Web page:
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June 13, 2013 at 12:01 AM

Feel-good night turns ugly in ninth for Mariners

Photo by Associated Press

Photo by Associated Press

Lots of good things were happening for the Mariners tonight. Jeremy Bonderman pitched out of his mind — eight shutout innings, allowing just three hits. Yeah, it’s the Astros, but put it together with six strong innings against the Yankees, and Bonderman has given up just one run on six hits over his last 14 innings — including 13 straight scoreless frames. I’ll admit I absolutely did not see this coming after he was shelled by Minnesota, but it’s looking like that game might be the aberration.

You had a nice debut for Mike Zunino, who banged out his first hit, threw out a runner, and did a fine job catching Bonderman. You had Nick Franklin coming through with a clutch two-out RBI single in the eighth (his third hit) to finally give the Mariners the lead, 1-0 (Franklin’s average now sits at .300, his OPS at .917; so far, so good).

And then it all unraveled in a disastrous ninth, as the Astros — held scoreless for 17 straight innings by Aaron Harang and  Bonderman — erupted for six runs to win 6-1. Five of the runs were charged to Tom Wilhelmsen in one-third of an inning, leading to two obvious questions: Why did Eric Wedge pull Bonderman, and what do you do with Wilhelmsen moving forward?

To answer the first one, Wedge said Bonderman’s health history – he missed two seasons recovering from various injuries, including Tommy John and shoulder surgery – swayed his decision. Bonderman had thrown just 89 pitches through eight.

Asked if he considered leaving in Bonderman for the ninth, Wedge said, “No, no, we can’t do that to him. Not with his history. What are we, 13, 14 months off surgery, and he hasn’t been that deep in a ballgame in three or four years. A 0-0 ballgame, a 1-0 ballgame, you’re not going to do that to him. It wouldn’t be fair.”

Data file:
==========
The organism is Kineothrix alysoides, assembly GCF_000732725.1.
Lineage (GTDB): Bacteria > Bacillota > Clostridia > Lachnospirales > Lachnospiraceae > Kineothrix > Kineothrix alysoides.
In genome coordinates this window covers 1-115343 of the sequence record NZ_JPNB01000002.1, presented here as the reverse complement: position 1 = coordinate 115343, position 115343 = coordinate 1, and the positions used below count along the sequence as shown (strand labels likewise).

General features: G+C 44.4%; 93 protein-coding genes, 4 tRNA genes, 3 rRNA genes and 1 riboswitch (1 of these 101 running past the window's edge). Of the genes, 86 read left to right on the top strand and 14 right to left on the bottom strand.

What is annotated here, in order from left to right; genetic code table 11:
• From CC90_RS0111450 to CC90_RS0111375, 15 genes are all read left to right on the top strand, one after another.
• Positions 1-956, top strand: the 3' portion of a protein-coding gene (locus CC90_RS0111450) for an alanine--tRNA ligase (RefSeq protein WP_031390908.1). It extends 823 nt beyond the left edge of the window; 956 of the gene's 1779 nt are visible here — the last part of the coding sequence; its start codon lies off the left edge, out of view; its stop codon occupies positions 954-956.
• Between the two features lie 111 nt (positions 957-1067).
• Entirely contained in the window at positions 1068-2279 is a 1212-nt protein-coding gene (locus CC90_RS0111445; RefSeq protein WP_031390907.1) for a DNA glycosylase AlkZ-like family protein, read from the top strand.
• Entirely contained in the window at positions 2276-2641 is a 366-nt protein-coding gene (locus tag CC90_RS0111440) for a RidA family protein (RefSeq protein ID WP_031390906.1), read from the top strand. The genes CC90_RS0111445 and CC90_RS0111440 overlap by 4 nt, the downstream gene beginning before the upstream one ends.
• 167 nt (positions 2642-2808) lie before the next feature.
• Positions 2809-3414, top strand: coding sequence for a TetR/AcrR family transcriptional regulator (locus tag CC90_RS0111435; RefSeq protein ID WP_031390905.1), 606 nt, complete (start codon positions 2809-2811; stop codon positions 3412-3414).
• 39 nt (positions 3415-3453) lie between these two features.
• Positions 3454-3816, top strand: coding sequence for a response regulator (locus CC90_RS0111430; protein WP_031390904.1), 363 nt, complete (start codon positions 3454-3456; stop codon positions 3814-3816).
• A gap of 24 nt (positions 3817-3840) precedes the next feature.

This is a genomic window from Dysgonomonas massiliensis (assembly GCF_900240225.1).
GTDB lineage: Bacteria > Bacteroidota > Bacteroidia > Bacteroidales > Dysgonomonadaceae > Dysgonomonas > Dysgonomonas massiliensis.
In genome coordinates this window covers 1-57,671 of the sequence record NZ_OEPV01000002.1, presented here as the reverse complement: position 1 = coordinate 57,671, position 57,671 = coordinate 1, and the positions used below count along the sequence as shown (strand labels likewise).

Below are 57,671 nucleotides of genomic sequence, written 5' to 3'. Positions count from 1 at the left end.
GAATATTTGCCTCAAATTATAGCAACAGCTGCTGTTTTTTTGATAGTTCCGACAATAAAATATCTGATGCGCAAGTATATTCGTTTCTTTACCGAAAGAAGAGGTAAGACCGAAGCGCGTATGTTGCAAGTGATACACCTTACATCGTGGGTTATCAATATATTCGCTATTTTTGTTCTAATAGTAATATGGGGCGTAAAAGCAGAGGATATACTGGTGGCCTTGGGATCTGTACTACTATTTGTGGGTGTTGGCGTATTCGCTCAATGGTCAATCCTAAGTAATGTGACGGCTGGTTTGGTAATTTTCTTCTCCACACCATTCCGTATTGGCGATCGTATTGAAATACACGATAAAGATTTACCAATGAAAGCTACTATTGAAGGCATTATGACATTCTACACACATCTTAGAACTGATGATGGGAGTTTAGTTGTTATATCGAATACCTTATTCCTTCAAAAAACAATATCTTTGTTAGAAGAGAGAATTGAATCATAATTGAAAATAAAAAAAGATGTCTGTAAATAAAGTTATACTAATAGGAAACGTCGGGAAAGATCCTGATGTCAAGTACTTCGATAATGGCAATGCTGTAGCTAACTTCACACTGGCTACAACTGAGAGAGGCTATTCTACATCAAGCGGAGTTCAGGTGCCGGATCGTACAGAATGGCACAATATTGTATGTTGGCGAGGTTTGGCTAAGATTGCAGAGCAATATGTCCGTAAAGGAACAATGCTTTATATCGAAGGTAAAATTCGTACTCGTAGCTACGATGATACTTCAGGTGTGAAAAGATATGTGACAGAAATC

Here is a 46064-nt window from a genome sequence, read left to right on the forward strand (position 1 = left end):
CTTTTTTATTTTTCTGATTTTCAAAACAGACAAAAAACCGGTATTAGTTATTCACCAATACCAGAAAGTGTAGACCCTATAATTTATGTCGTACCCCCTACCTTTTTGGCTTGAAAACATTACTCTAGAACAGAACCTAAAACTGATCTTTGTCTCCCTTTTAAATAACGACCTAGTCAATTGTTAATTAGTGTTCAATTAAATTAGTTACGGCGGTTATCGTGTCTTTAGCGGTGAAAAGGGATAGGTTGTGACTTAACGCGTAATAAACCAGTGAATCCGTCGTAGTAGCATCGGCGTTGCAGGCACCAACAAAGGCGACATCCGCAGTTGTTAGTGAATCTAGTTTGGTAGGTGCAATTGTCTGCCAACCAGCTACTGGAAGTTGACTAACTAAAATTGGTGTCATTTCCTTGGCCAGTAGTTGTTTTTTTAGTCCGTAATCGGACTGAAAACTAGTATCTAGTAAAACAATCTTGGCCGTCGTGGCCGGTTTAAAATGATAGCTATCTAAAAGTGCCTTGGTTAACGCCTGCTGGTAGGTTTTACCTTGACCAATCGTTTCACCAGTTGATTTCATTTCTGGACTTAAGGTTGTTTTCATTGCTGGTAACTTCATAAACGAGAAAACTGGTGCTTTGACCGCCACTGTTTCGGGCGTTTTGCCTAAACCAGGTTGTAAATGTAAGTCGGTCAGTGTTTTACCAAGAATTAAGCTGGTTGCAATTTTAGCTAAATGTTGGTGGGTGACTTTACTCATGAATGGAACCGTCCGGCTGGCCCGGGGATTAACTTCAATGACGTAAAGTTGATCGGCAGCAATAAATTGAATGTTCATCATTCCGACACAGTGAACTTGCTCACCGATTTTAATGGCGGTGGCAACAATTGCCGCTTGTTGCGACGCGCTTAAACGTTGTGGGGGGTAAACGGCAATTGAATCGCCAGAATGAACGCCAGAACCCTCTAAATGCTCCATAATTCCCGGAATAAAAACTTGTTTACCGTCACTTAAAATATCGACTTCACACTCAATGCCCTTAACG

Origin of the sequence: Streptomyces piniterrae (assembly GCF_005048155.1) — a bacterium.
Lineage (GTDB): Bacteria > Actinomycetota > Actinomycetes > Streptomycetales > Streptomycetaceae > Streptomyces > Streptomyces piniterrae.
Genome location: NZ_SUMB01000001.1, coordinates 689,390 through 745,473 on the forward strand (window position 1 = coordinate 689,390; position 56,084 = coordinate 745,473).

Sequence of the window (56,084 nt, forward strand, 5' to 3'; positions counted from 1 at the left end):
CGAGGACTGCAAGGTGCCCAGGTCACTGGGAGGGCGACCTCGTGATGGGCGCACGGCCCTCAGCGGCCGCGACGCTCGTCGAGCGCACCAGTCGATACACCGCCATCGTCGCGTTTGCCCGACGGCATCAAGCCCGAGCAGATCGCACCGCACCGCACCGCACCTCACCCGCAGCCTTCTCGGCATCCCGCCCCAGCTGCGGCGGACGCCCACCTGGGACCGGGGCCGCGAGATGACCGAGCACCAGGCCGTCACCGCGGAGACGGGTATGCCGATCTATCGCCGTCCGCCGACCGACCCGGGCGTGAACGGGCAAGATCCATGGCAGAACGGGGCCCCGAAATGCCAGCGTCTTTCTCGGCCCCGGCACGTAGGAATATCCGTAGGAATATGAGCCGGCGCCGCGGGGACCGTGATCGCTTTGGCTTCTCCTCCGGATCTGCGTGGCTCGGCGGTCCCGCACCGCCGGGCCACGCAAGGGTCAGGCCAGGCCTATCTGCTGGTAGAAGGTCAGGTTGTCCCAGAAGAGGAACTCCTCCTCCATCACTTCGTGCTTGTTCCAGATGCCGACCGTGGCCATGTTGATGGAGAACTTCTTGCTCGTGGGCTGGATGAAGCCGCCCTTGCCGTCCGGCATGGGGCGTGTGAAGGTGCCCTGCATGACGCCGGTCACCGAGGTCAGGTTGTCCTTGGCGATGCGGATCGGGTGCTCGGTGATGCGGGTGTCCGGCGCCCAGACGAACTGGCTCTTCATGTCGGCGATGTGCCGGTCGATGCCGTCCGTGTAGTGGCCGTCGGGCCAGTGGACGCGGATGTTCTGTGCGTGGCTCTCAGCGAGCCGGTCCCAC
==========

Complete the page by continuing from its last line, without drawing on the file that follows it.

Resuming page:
With Tacoma this year, Bonderman had thrown seven starts over 90 pitches, peaking at 104 on May 2, and he went 97 pitches his last outing against the Yankees. But Bonderman said he had no complaints with the decision.

“I felt good,’’ he said. “It’s not my call to make, Tom’s one of the best in the game. I don’t have any problem with that move at all. Ninety nine percent of the time, he’s probably going to seal that down.”

Personally, I would have left Bonderman in at least to start the ninth, with Wilhelmsen ready to come in if he faltered. But you still have to count on Wilhelmsen to close it down. After a rocky stretch in which he blew three out of four, he had bounced back to save four in a row. But now Wedge said they’ll be re-examining the closing situation.

“We have to talk about it. Obviously, you want to do what’s best for the ball club and Tom, too. … Tom Wilhelmsen is still our closer standing here right now. The game is just over. Anything we do will involve a lot of conversation. We’ll make sure we do the right things for right reason.

“You’ve got to be careful; any type of decision you make, you have to make sure it’s the right one to do before you move forward, because you’re not going to bounce back and fourth.”

My hunch is that even if he backs off Wilhelmsen for a bit, as he did with a struggling Brandon League a couple of years ago, that Wilhelmsen will be back in the role before long. They really don’t have many other options; probably Carter Capps at the top of the list. But Wilhelmsen is the one with the best closer’s stuff, and he’s had a lot of success in the job. Tonight, he had no command of his breaking pitches and was leaving his fastballs up, a bad combination. The Mariners desperately need him to figure out a way to be more consistent, as he was for the first month-plus of the season, when Wilhelmsen was on an All-Star track.

Just add it to the growing list of fires to put out in this troubled season.






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